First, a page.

The Reading Room

Who are the Real Federalists? Why we should read John Francis Mercer

Who qualifies as a Founder? Who is a Framer? These are questions about which we often assume general agreement, but the reality is otherwise. 
“Founders” can sometimes refer to anyone who supported or participated in the American Revolution through the ratification of the U.S. Constitution, or it can mean only those who participated in the Philadelphia Convention and/or the various state ratification debates. “Framer” is similarly ambiguous. For some it means anyone who participated in the Philadelphia Convention, but others reserve it only for those who signed off on the finished product. 
Among the best ways of approaching these questions is examining the contributions of those delegates who participated in the national Convention, but actually chose to oppose rather than endorse the final draft of the Constitution. Among these, John Francis Mercer should be one of the leading contenders for our attention. His contributions to the debates in the Philadelphia Convention argued powerfully against the centralization of power. 
Madison recorded some of Mercer’s main arguments in his notes of August 14, 1787, during which Mercer observed that it was in the nature of all governments to form aristocracies and that a proper balance would need to be struck between the executive, a council, and the legislature. While recognizing that the maladministration of the state governments was responsible in large measure for the calling together of the Convention in Philadelphia, Mercer would eventually side with his fellow Marylander, Luther Martin, against ratification of the document. 
In his collection The Complete Anti-Federalist, Herbert Storing identified Mercer as the most likely candidate for authoring what many believe to be among the most sophisticated of the essays against the Constitution: “A (Maryland) Farmer,” published in the Maryland Gazette between February and April of 1788. These essays not only raised the issue of aristocracy, but also, in the third letter published on March 7, 1788, specifically contended against the misappropriation of the term “federalism,” contending that the “Federalists” had improperly applied the name to themselves, and explicitly questioned “whether any form of national government is preferable for the Americans to a league or confederacy.”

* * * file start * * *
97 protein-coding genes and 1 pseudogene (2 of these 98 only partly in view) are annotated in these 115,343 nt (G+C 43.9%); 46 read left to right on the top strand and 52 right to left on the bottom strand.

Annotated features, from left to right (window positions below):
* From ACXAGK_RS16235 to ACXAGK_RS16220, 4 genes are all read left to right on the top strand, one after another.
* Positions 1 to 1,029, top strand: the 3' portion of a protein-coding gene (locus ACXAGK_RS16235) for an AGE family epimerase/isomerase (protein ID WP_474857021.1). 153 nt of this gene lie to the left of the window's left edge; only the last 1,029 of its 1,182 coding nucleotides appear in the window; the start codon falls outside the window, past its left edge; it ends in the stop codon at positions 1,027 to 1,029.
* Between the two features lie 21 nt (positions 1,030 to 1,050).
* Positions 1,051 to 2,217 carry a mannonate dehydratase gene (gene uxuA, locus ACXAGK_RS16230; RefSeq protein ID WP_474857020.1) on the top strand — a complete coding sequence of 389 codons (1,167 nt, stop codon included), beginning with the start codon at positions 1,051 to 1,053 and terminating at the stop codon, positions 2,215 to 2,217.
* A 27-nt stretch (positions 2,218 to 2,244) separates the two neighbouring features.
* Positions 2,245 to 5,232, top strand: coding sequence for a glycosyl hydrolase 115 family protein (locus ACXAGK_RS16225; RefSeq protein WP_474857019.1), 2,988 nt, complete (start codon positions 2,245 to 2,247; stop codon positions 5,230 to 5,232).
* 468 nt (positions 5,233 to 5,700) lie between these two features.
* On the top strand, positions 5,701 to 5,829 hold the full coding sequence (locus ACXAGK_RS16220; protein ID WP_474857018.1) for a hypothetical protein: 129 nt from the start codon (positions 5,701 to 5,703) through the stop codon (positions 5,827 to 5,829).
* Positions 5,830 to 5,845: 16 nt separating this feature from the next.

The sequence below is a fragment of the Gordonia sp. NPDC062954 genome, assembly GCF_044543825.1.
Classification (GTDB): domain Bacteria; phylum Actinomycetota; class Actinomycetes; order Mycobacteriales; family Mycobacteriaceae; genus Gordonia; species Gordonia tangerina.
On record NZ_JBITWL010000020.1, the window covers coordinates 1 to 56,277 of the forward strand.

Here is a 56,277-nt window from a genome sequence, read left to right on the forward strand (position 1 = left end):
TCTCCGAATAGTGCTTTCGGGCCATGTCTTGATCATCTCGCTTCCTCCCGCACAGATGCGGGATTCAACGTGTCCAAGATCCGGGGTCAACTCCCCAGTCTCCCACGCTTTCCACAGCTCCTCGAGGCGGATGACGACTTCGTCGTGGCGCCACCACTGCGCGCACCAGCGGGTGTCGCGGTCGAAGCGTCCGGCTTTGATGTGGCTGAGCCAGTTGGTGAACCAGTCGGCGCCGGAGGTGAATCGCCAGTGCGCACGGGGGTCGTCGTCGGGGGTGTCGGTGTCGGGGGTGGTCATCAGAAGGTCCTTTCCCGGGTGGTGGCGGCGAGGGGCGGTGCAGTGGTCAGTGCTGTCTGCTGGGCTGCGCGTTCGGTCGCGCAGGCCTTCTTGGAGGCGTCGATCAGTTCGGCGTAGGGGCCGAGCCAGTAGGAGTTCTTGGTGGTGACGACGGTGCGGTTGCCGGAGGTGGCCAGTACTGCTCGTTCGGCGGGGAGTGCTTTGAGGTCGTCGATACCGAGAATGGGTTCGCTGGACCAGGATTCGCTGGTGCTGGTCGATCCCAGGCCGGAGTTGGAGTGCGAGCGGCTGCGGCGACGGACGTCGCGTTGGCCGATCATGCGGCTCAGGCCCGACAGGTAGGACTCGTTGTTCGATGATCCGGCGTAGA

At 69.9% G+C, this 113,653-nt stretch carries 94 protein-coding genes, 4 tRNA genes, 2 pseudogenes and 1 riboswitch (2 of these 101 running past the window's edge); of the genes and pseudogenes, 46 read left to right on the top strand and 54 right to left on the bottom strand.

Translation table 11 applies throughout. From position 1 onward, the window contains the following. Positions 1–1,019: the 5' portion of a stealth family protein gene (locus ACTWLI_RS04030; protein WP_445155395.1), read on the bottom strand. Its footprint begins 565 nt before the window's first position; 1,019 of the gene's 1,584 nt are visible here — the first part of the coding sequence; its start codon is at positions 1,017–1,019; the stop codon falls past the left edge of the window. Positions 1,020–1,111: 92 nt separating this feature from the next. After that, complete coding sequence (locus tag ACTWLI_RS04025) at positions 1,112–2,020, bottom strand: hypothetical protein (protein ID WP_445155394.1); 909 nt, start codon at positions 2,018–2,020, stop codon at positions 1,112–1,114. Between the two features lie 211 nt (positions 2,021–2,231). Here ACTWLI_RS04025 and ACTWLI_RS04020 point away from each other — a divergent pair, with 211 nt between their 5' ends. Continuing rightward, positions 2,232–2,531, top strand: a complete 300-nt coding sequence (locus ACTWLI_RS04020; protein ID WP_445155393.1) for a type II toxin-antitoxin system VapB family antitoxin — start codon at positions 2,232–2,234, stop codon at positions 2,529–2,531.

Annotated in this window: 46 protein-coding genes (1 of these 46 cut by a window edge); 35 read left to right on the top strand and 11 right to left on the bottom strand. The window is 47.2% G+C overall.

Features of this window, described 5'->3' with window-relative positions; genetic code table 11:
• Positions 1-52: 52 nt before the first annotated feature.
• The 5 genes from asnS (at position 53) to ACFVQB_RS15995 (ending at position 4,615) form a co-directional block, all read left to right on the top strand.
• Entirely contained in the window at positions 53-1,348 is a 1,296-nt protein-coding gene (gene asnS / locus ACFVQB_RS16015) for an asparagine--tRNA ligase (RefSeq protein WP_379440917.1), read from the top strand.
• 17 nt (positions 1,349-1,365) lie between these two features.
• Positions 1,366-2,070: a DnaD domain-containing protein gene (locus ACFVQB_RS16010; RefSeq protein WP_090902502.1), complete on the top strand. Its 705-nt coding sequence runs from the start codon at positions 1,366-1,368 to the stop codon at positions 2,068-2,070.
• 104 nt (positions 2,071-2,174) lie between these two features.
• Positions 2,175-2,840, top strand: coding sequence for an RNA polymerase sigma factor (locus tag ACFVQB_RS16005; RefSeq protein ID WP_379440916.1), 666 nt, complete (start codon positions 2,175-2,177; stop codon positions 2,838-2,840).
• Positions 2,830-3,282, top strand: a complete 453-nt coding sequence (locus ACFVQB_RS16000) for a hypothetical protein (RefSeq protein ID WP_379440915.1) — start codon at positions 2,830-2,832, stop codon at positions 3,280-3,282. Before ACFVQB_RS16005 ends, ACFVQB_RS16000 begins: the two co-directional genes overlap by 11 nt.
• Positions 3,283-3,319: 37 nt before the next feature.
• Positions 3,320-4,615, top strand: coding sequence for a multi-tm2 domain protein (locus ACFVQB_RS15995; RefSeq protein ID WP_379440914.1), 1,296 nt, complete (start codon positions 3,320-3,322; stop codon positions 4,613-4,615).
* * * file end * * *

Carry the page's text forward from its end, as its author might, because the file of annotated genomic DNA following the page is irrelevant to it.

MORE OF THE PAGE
Even more interesting, Mercer cited the Swiss confederacy as the better example of a true and stable federal form of constitutional order, while citing the history of the Roman Empire (as recounted by Edward Gibbon) as an example of what not to do. The true protection for liberty, Mercer argued, was to be found in the ability of citizens to vote with their feet: “In small independent States,” he wrote, “the people run away and leave despotism, to reek [sic] its vengeance on itself.” 
Mercer’s writings present the core themes that animated the opposition to the Constitution. They illustrate the sort of issues that often only narrowly separated Anti-Federalist ideas from the Constitution’s supporters and as such influenced the kinds of arguments that Madison and others would have to make to effectively advocate for ratification. Whatever private intentions, therefore, may have been entertained by those at the Philadelphia Convention, it is proper to consider the arguments of the so-called Anti-Federalists as adding to our understanding of such key terms as “federal” and “national” when deciding on the original meaning of constitutional powers. 
Mercer’s statements should be compared to others of his time, including both Madison and Jefferson. Indeed, he had studied law for a short time under Jefferson just before the Revolution, and would later join the Democratic Republican Party in the first years of the early republic. He would break with the party only from opposition to the War of 1812. 
The idea of liberty that Mercer espoused, however, would continue on in his heirs. Indeed, his espousal of liberty and his owning of slaves would come into direct tension within his own family. His daughter Margaret Mercer, who was educated largely in her father’s own extensive library, would become a leading abolitionist and free all the slaves she inherited upon her father’s death.